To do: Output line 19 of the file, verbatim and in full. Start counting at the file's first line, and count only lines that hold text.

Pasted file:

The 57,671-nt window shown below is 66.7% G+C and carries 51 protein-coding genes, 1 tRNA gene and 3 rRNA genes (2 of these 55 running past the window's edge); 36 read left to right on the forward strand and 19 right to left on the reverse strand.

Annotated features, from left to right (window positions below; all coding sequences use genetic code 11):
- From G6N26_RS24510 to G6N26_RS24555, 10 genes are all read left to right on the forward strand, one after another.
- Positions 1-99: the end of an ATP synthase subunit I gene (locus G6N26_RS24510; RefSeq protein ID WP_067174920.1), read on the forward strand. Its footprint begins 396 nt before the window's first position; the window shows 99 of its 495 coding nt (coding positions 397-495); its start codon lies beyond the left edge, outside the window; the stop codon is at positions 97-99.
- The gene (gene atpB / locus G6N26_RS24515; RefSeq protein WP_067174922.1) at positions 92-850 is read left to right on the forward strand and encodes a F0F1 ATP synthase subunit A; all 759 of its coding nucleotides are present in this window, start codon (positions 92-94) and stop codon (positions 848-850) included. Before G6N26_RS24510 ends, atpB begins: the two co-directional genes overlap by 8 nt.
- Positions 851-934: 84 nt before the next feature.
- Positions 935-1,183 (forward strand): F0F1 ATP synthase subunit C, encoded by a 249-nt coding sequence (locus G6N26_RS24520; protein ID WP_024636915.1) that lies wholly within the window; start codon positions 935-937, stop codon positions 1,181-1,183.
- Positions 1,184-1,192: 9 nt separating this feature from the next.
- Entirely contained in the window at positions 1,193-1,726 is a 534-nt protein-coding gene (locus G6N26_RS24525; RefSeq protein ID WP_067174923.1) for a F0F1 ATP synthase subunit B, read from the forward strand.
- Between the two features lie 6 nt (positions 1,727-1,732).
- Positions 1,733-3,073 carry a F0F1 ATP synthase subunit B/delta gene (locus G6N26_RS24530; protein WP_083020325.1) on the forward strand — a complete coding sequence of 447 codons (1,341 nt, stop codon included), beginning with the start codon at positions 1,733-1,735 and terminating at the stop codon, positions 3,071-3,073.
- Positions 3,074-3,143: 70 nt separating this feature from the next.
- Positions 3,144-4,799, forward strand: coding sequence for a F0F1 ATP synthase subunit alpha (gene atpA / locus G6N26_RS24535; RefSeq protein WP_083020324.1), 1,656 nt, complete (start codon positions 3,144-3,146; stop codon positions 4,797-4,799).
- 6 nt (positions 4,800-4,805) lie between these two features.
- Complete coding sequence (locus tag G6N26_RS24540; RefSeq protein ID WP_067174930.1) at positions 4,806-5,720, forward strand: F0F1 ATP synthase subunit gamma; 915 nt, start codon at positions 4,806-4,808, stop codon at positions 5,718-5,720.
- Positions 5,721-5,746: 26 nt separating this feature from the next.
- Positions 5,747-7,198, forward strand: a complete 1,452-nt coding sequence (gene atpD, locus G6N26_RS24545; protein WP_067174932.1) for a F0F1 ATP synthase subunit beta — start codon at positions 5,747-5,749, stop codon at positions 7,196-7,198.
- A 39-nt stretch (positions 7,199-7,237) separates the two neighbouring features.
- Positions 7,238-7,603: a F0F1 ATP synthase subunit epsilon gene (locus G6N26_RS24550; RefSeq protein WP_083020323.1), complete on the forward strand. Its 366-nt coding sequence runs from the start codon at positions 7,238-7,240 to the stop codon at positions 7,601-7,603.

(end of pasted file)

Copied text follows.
- Positions 7,238-7,603: a F0F1 ATP synthase subunit epsilon gene (locus G6N26_RS24550; RefSeq protein WP_083020323.1), complete on the forward strand. Its 366-nt coding sequence runs from the start codon at positions 7,238-7,240 to the stop codon at positions 7,601-7,603.